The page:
Puerto Rico’s government reports 378 confirmed cases of coronavirus so far. Among them, 15 people have died. The island’s already-frail healthcare system—which includes a shortage of doctors and nurses amid continued out-migration is a major problem—simply cannot withstand a large-scale pandemic. The smaller island of Vieques is still without a functioning hospital, adding to the need for all hands on deck.
Yet the island’s main airport remains open, albeit in decreased volume, with nearly 200 flights arriving daily from the U.S. and the Caribbean.
The National Guard is stationed at Luis Muñoz Marín, but the screening process for passengers landing in San Juan is minimal. Visitors are questioned about their health, have their temperatures taken and anyone who hits 100.3 degrees Fahrenheit or higher is then sent for an evaluation via the Department of Health. Still, all this does little to stop the spread of COVID-19 if a person is asymptomatic.
At least 20% of Puerto Rican residents are 65 years of age and older, and this group, as we know, is most vulnerable to COVID-19 complications or death. Economically, much of the population is struggling—with a reported poverty rate of 43.1%, although a current count, considering long standing high unemployment, could be significantly greater.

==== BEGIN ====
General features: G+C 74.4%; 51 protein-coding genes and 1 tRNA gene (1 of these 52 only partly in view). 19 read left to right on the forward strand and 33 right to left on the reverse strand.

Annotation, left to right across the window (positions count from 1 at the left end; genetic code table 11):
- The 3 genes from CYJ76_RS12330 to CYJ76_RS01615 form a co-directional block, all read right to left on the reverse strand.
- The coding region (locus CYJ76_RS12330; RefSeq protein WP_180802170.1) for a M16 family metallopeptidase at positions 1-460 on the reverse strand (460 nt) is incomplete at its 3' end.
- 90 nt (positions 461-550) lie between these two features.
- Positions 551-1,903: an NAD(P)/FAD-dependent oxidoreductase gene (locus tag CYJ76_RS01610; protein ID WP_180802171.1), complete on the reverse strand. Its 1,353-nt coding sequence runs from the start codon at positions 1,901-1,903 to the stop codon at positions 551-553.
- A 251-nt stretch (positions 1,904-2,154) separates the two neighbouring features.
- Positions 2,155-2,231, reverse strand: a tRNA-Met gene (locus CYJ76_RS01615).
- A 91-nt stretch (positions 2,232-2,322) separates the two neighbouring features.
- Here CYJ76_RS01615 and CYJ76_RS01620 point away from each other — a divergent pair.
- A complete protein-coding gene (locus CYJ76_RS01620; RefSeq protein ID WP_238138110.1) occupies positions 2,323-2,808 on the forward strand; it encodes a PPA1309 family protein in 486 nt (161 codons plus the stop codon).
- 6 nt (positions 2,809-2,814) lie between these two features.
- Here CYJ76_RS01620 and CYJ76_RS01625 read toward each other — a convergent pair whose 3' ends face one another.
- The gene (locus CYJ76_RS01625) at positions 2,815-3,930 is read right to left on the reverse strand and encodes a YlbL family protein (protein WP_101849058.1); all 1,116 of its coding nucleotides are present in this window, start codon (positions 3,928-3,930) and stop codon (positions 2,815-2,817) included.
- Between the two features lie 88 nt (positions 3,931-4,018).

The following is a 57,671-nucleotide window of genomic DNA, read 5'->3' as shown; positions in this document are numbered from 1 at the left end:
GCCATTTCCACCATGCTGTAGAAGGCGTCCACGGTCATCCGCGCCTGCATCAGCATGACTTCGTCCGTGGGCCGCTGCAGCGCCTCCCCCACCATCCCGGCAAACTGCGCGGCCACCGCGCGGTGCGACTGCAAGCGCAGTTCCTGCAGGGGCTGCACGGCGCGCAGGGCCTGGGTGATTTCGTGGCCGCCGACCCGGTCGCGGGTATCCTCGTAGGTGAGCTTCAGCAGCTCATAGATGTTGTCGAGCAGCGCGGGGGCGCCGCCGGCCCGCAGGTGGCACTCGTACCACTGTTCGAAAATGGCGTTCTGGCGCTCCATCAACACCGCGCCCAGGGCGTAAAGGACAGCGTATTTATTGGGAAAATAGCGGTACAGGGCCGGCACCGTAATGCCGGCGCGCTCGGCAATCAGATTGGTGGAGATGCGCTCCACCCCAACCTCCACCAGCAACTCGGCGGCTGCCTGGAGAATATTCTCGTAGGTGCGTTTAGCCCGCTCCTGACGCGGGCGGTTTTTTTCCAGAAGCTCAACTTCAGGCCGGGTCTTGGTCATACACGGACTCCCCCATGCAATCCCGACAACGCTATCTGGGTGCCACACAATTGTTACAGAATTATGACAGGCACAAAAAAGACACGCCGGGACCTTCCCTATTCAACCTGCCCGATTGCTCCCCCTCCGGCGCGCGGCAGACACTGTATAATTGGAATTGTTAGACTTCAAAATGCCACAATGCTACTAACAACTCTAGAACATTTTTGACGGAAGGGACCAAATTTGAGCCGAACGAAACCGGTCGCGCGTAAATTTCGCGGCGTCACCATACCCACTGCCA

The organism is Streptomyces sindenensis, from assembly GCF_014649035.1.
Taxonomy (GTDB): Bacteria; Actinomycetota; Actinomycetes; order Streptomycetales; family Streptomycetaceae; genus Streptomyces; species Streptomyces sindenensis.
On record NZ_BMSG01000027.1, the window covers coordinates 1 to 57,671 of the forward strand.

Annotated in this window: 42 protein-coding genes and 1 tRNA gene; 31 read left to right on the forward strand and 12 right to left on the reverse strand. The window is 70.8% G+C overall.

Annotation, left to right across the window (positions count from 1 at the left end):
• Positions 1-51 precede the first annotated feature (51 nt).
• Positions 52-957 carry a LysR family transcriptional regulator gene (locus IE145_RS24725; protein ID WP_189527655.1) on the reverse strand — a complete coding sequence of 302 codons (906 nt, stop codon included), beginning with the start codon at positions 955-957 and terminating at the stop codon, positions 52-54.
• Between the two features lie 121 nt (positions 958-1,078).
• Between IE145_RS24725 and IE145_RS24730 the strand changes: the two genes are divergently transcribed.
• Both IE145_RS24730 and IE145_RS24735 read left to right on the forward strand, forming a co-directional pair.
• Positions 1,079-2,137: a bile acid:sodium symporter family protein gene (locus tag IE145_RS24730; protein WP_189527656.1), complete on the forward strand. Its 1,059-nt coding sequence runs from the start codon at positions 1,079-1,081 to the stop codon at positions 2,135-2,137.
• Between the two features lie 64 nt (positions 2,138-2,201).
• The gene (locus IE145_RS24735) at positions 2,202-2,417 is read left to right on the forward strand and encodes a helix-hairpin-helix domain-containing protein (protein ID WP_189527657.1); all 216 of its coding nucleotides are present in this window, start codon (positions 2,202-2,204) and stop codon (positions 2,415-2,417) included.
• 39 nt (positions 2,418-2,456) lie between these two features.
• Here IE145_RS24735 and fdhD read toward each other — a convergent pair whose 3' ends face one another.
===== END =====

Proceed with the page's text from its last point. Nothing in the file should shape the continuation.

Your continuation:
Governor Wanda Vázquez has called on the Federal Aviation Administration (FAA) to stop all incoming flights to Puerto Rico for 14 days. The FAA is reviewing the request but stated, as published by the Miami Herald, that “in general, FAA policy does not permit the closure or restriction of airports that receive federal funds. Any request to restrict or close an airport must be approved by the FAA.”
Many Puerto Ricans don’t approve of Vázquez and her administration—as you may recall, she’s the unelected governor who succeeded Rosselló after his resignation last August. The pros and cons of her pandemic response aren’t what’s up for debate here, though. It doesn’t matter that Puerto Rican residents are currently subject to one of the strictest lockdowns as compared to people anywhere else: If more people carrying the virus arrive on the island, it will continue to spread.
To avoid being part of a potential surge in cases, anyone considering traveling to Puerto Rico right now should rethink their plans.
Rather than physically going to Puerto Rico (this goes diasporicans who want to see family, as well) consider a virtual visit instead. There is a multitude of ways to experience Puerto Rico’s culture, music, sights and even food—all without risking your life or the lives of others.